by Peggy Lee Kennedy
Saturday, Dec. 28, 2013 at 7:30 PM
All this talk from politicians (and the non-profit shills that rely on city funding) about how we are enabling people to remain homeless - should be shut down. It is enabling people to stay alive!
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There has been an upsurge of homeless deaths reported this winter; especially with the recent cold snap we had in November and December. This should be no surprise here in Los Angeles. For years Los Angeles has carried the shame of being the Homeless Capital of the United States. And, according to the National Coalition for the Homeless (NCH), the population of homeless people being sheltered in Los Angeles (only 16.7 percent) is the lowest percentage being sheltered by any major city.
In a NCH study of Los Angeles County homeless deaths, occurring from January 1, 2000 to May 28, 2007 and solely based on information provided by the LA County Coroner’s office, the total deaths were 2,815. Of this number 1,277 were in the City of Los Angeles (Venice is part of Los Angeles City), 154 were in Long Beach, 111 in Santa Monica, 55 in Pasadena, and 48 in Hollywood. The leading known causes of death were cardiovascular.
In another more recently published 11 year study of homeless deaths in Sacramento County, by the Sacramento Regional Coalition to End Homelessness, a reported 501 people died as “transient” or without a permanent address (according to the Sacramento County Coroner). About 77 percent of the deceased 501 spent time in the county jail.
Bob Erlenbusch of the Coalition to End Homelessness is calling for creating safe places for homeless people to stay, places for them to receive care; where homeless people can live with basic facilities and without police interference. We need a movement for this in Los Angeles. It will save lives and give people a place to rest with some dignity.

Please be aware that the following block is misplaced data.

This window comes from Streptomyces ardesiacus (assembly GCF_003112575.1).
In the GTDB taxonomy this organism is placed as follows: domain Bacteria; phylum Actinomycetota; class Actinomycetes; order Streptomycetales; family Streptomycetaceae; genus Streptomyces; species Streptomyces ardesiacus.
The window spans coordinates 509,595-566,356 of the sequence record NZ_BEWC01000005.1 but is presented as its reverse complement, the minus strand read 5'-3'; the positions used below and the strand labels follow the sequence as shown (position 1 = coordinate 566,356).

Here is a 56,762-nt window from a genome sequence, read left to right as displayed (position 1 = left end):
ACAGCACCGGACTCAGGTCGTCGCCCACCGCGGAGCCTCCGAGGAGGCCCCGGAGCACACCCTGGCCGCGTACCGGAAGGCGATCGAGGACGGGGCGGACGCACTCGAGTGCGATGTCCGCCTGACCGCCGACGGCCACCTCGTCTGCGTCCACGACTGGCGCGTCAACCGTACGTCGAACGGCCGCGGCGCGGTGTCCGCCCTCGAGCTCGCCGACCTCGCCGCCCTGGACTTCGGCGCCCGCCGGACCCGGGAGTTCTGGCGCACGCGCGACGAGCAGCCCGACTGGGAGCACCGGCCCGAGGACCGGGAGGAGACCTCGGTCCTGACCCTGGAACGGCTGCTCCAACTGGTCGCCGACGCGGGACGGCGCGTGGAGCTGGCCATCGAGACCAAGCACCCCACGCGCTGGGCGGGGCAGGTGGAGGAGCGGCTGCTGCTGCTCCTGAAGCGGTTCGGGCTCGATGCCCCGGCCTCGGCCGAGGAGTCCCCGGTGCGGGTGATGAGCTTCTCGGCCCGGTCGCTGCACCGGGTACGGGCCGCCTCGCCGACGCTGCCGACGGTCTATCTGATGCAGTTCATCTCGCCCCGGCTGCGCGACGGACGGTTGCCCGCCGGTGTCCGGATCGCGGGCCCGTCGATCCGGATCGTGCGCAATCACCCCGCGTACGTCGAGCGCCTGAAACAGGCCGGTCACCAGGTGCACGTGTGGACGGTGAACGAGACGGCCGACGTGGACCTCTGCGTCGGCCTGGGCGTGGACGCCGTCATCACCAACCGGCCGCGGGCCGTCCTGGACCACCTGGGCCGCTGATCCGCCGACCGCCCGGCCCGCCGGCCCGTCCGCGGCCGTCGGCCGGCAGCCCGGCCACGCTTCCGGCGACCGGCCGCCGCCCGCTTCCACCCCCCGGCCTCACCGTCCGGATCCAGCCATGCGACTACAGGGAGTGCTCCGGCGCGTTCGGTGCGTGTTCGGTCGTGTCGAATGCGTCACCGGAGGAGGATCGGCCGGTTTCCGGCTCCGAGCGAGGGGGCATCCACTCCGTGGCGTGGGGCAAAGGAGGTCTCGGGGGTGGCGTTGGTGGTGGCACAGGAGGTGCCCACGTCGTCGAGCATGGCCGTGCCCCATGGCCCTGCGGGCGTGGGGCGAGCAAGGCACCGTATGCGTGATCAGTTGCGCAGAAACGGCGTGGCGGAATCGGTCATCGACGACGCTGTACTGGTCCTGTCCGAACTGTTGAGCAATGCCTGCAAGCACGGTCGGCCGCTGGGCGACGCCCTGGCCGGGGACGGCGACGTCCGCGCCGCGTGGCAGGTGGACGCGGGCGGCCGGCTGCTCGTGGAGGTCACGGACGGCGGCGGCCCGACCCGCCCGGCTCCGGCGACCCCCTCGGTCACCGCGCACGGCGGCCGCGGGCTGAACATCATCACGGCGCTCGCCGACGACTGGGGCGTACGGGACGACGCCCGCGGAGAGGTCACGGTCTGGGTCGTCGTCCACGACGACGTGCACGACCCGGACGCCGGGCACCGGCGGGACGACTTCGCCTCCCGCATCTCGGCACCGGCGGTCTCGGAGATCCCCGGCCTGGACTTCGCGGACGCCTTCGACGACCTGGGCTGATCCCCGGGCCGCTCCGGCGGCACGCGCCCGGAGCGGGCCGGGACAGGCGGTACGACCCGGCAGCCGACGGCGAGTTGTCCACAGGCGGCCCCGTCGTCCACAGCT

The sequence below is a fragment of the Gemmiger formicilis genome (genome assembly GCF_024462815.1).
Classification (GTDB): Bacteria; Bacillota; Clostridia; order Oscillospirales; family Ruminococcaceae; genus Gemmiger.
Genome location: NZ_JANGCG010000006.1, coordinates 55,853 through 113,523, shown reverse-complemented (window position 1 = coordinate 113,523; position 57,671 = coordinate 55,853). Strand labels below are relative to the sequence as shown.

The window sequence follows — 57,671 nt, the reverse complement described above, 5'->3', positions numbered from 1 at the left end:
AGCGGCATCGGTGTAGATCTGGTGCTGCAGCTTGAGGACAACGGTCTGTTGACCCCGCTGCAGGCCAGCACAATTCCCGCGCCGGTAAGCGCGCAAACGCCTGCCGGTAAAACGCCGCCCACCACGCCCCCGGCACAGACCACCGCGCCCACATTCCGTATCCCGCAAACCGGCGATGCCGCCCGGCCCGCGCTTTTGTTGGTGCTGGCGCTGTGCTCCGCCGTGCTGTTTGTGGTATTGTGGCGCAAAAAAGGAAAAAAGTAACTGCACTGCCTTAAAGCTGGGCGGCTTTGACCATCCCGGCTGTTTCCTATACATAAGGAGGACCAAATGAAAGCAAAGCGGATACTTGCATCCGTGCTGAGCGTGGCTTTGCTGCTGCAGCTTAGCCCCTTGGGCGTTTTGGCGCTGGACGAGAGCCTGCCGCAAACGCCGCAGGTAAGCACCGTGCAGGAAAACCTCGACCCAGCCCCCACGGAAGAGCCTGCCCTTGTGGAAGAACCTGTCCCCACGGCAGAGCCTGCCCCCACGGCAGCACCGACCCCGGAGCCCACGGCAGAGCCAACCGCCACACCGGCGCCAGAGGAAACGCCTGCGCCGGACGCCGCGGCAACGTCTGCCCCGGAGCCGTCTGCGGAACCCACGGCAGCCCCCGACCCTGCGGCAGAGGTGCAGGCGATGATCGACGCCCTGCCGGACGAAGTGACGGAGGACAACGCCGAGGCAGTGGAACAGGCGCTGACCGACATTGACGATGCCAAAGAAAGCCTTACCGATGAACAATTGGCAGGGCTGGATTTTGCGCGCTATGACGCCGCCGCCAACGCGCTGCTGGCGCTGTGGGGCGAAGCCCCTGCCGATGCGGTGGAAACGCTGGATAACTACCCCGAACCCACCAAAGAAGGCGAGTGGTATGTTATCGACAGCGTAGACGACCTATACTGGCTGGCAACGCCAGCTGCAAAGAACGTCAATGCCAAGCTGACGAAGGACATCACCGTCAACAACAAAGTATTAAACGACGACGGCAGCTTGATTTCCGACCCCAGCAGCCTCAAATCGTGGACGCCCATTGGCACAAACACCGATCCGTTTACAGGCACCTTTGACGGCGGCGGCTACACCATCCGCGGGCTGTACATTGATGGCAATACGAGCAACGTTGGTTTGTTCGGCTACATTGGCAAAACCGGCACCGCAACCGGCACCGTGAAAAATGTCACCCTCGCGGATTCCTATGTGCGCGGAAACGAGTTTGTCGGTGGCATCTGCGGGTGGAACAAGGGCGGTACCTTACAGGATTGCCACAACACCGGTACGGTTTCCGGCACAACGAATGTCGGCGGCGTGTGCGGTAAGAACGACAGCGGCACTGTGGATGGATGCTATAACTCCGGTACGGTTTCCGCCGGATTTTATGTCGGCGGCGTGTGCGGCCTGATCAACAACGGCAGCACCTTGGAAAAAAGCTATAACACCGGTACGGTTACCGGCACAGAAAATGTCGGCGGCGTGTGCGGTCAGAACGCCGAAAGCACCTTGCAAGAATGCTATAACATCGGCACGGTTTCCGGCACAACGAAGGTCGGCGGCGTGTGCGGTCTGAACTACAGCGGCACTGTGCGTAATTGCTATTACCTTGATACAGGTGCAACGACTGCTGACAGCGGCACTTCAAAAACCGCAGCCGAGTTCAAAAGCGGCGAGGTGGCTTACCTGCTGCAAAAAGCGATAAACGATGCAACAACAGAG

The endless cycle of criminalization and incarceration of homeless people is a well funded city effort, with the Safer City Initiative in Skid Row and the Homeless Task Forces in Venice. Law enforcement is no solution and can cause severe stress to those already suffering. It’s just cruel and unnecessary – yet using law enforcement to deal with poverty is deeply rooted in our police force.
The largest spending piece of the Los Angeles City budget pie goes to Public Safety, with a considerable percentage going to “quality of life” law enforcement. You can thank the promoters of quality of life policing, the constant fear mongering that gets many people to choose Public Safety as their top priority, the pro-law enforcement answer to everything scary we get with a tilted community policing system, and our city council creating tons of quality of life laws for the police to enforce.
Of course housing, not law enforcement, is the main solution to homelessness. Except Los Angeles isn’t providing temporary shelter to but 16.7 percent of its homeless population! The lack of affordable housing is another hall of shame horror to be awarded to Los Angeles. There is an extreme lack of affordable housing and little incentive to create it. No one knows how much is being lost due to the development of unaffordable housing, when affordable housing is plowed under. And it is well known that the lack of affordable housing is a major cause of homelessness.